Carteret County Courthouses - A History

1796 Courthouse - Painting by Mary Warshaw
The building is on the Beaufort Restoration Grounds.

The Carteret County Courthouse of 1796, built at the intersection of Ann and Turner Streets, was the third Beaufort courthouse. The first was built in 1724 after Beaufort had become the "county seat" of Carteret Precinct. The second courthouse was built in 1728 by William Davis of Davis Island.

In his 1965 thesis, Colonial Beaufort, historian Charles Paul noted Carteret deed books and court minutes that referenced the first courthouses. “In June, 1724, the church wardens bought from the town commissioners a ‘Lott of land ... together with the house now erected thereon ... being at present the house appointed for a Court House....Only three months later, though, a hurricane rendered it unusable by destroying its roof, and in the next year it was completely destroyed by fire. When the next courthouse was completed in 1728, the church started holding its services there and did so throughout the Colonial period.

According to research by Mamré Wilson, Colonel William Thomson was in charge of building the 1796 courthouse. Thomson was a Beaufort landowner and town official. As treasurer for the county and of public buildings, Col. Thomson was able to acquire the funds.

About 1837, after the decision was made to build a new courthouse, the 1796 courthouse, setting of the Court of Pleas and Quarter Sessions for 40 years, was moved to the northeast corner of the same streets. The building was first sold to George Denby in 1843 for $170. A year later it was sold to Dr. James Hunt. When Dr. William Cramer, of Portsmouth Island, came to Beaufort in 1850 to help staff the new US Government Hospital, he purchased the old 1796 courthouse and made it his home.

Beaufort native Neal Willis, born in 1917, remembered that the building became the home of Mr. and Mrs. Samuel H. Thomas after Dr. Cramer died in 1864. Mrs. Thomas, “Miss Delight”, was the daughter of Mr. Nate Carrow, a civil war veteran. Neal Willis remembered seeing the old soldier “sitting on the front porch while I was passing with my father in the late twenties.”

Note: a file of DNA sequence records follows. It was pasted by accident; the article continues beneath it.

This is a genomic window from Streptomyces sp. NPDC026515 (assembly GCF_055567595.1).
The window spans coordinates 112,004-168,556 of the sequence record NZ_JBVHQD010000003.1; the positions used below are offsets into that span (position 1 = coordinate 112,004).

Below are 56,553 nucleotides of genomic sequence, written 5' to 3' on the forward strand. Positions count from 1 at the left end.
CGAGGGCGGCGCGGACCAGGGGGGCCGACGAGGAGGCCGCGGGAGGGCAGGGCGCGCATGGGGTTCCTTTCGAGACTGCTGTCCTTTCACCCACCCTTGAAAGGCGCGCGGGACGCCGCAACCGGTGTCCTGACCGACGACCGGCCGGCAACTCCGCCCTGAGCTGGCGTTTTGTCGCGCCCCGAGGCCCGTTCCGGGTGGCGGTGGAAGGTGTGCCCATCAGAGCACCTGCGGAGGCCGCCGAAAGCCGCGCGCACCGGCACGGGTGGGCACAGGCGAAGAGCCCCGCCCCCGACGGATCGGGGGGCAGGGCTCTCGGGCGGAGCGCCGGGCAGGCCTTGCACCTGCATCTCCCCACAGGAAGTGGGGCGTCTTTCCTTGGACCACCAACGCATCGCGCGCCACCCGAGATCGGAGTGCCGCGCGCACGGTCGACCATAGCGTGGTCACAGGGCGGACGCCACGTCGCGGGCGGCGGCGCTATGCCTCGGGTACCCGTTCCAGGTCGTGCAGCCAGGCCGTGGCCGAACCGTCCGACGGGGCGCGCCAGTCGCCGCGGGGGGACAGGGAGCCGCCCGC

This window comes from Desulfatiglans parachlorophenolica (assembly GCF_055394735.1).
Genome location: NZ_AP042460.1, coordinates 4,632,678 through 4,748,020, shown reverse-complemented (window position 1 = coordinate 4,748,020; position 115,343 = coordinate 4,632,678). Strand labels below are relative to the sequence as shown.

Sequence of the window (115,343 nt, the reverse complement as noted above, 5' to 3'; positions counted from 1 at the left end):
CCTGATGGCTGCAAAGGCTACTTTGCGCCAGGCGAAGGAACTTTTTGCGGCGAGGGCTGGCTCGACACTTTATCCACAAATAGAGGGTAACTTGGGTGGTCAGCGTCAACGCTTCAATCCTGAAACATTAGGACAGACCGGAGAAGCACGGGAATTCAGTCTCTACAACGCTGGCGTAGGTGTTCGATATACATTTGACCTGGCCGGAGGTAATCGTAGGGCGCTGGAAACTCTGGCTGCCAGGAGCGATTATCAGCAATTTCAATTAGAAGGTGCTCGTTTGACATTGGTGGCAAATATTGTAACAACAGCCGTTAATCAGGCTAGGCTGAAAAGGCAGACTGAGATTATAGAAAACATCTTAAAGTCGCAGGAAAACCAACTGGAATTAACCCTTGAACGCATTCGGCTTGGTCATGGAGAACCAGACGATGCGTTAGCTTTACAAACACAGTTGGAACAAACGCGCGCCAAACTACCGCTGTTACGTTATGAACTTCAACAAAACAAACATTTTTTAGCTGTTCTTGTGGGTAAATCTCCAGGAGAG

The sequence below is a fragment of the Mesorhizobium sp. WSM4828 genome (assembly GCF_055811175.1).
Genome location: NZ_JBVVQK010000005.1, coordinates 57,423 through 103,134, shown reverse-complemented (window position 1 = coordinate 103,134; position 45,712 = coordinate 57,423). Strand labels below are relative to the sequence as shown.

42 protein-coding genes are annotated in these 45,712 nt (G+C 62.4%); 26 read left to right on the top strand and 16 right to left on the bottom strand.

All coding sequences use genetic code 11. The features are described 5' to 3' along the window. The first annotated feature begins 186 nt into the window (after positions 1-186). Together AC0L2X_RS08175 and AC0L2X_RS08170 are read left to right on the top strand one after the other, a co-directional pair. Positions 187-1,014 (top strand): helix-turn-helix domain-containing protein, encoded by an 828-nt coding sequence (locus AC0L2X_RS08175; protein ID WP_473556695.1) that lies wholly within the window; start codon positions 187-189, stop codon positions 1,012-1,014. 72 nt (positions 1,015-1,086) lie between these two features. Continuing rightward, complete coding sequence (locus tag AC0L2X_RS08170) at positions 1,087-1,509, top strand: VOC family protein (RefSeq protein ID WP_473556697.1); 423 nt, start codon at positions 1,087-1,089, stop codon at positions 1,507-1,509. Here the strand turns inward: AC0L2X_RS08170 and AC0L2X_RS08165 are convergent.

Acquired in 1976 and moved to the Beaufort Historic Site in 1977, the building, having been sectioned off as a private home, was completely restored in 2001, as a one-room courthouse and returned to its original color. Today it proudly displays an original 13-star American flag.

The 1796 courthouse is the oldest surviving wooden courthouse in North Carolina and also the oldest remaining public building in Carteret County. Today it serves as a museum and hosts an interactive dramatization program that allows school children to conduct mock trials and reenactments.

The 1837 courthouse at the corner of Turner and Broad was built for $4400 by James Ward. Ward most likely hired brick masons who had come to Beaufort and stayed after finishing Fort Macon in 1834.

The building was 50 by 60 feet with two stories and walls fifteen inches thick. One entrance faced south on Broad Street and the other faced west on Turner Street. A brick-paved area separated the street from the west side of the courthouse. Inside the west door were the stairs to the second-floor courtroom, which occupied the entire space. The judge's bench was at the north end and there was space for lawyers and witnesses, all enclosed by a rail, similar to the interior of the 1796 courthouse. Long benches were available for spectators. On the first floor in the southeast corner was the register of deeds office. Two rooms at the north end of the first floor were occupied by the clerk of court and the library.

There was no room for the sheriff in this building, so his office was the second floor of the "old marketplace" at the northeast corner of Turner and Front Street. Nearly sixty years after the courthouse and the new jail were built, the mortar began crumbling and the fear that the building would collapse resulted in hiring people to stucco the exterior of both.

In a 1900 letter, Thomas Carrow wrote about helping with this stucco work in 1895 and being paid 75 cents for ten hours of work. From 1894-1898 he helped his father in the register of deeds office as a clerk. In 1903, the county commissioners made plans to build a new, larger
fireproof courthouse. This courthouse was built in 1907 at a cost $32,000 in the center of Courthouse Square. The old courthouse was used for a time as a public school and later as a library. In 1914 the court ordered the building sold and removed. When it was demolished, many of the old books and papers were still in the building.

The current active courthouse, built in 1907, designed by noted New Bern architect Herbert Woodley Simpson, is a monumental brick Classic Revival building occupying the center of the 400 block of Broad Street. Corinthian porticos face Broad and Turner streets and a tall octagonal cupola dominates the Beaufort skyline.